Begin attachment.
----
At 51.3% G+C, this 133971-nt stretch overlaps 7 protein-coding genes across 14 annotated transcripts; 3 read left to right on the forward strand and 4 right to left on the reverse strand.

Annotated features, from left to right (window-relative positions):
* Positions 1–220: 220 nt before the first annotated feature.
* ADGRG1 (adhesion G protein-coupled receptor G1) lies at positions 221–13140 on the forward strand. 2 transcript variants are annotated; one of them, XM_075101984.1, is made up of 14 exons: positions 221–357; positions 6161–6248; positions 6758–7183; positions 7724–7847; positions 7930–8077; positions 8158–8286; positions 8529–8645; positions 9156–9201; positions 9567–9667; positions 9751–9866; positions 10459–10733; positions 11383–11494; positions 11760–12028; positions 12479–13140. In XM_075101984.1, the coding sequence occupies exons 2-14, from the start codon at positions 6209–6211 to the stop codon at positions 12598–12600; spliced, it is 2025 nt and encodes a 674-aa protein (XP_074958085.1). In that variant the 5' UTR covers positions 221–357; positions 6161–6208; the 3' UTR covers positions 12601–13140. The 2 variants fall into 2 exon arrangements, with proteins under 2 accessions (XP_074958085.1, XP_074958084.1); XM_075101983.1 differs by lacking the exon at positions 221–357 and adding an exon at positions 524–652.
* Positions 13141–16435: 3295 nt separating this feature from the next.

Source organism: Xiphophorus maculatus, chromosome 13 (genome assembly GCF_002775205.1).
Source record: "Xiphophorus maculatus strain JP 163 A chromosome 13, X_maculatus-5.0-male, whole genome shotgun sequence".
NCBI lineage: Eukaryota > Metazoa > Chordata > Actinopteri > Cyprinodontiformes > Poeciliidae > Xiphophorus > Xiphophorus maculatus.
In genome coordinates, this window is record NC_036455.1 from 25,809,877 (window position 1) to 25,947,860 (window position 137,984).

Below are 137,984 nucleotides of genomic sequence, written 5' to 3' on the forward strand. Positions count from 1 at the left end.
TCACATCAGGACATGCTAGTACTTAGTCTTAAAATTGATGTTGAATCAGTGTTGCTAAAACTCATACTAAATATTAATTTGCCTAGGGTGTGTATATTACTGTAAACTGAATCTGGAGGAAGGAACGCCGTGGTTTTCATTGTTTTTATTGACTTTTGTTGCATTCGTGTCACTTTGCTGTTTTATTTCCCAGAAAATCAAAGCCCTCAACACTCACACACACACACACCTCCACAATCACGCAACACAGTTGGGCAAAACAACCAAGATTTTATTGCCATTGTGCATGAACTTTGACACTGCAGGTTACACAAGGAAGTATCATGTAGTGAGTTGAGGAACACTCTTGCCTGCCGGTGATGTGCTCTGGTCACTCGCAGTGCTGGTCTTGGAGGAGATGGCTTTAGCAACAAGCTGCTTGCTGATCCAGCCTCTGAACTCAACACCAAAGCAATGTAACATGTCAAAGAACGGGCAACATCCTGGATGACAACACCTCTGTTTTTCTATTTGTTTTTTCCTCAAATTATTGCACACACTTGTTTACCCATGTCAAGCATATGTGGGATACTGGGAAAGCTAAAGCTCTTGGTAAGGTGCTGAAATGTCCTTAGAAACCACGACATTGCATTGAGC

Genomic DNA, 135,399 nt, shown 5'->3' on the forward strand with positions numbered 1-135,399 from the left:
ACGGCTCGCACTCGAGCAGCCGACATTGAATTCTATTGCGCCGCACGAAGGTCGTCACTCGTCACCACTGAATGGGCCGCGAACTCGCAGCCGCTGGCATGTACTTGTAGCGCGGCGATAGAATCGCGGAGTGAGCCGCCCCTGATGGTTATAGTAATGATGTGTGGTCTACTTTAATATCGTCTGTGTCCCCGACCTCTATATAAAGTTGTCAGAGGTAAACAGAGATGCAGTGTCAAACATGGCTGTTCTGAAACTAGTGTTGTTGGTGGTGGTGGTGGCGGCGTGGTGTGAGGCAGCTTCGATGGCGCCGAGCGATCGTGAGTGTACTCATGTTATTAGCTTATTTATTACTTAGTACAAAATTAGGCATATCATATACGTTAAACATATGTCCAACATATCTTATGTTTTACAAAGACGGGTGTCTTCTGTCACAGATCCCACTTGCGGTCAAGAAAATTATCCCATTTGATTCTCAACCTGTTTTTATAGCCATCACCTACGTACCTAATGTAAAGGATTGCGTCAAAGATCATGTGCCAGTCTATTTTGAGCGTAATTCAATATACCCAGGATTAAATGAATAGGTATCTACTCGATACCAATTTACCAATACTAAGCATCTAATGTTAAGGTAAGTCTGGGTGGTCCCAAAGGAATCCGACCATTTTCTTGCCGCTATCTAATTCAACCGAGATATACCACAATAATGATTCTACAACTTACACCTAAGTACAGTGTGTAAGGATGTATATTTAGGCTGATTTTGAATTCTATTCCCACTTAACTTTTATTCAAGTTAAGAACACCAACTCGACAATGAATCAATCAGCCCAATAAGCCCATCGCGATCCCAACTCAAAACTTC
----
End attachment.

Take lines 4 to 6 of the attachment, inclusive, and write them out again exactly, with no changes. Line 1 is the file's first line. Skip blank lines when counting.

* ADGRG1 (adhesion G protein-coupled receptor G1) lies at positions 221–13140 on the forward strand. 2 transcript variants are annotated; one of them, XM_075101984.1, is made up of 14 exons: positions 221–357; positions 6161–6248; positions 6758–7183; positions 7724–7847; positions 7930–8077; positions 8158–8286; positions 8529–8645; positions 9156–9201; positions 9567–9667; positions 9751–9866; positions 10459–10733; positions 11383–11494; positions 11760–12028; positions 12479–13140. In XM_075101984.1, the coding sequence occupies exons 2-14, from the start codon at positions 6209–6211 to the stop codon at positions 12598–12600; spliced, it is 2025 nt and encodes a 674-aa protein (XP_074958085.1). In that variant the 5' UTR covers positions 221–357; positions 6161–6208; the 3' UTR covers positions 12601–13140. The 2 variants fall into 2 exon arrangements, with proteins under 2 accessions (XP_074958085.1, XP_074958084.1); XM_075101983.1 differs by lacking the exon at positions 221–357 and adding an exon at positions 524–652.
* Positions 13141–16435: 3295 nt separating this feature from the next.

Source organism: Xiphophorus maculatus, chromosome 13 (genome assembly GCF_002775205.1).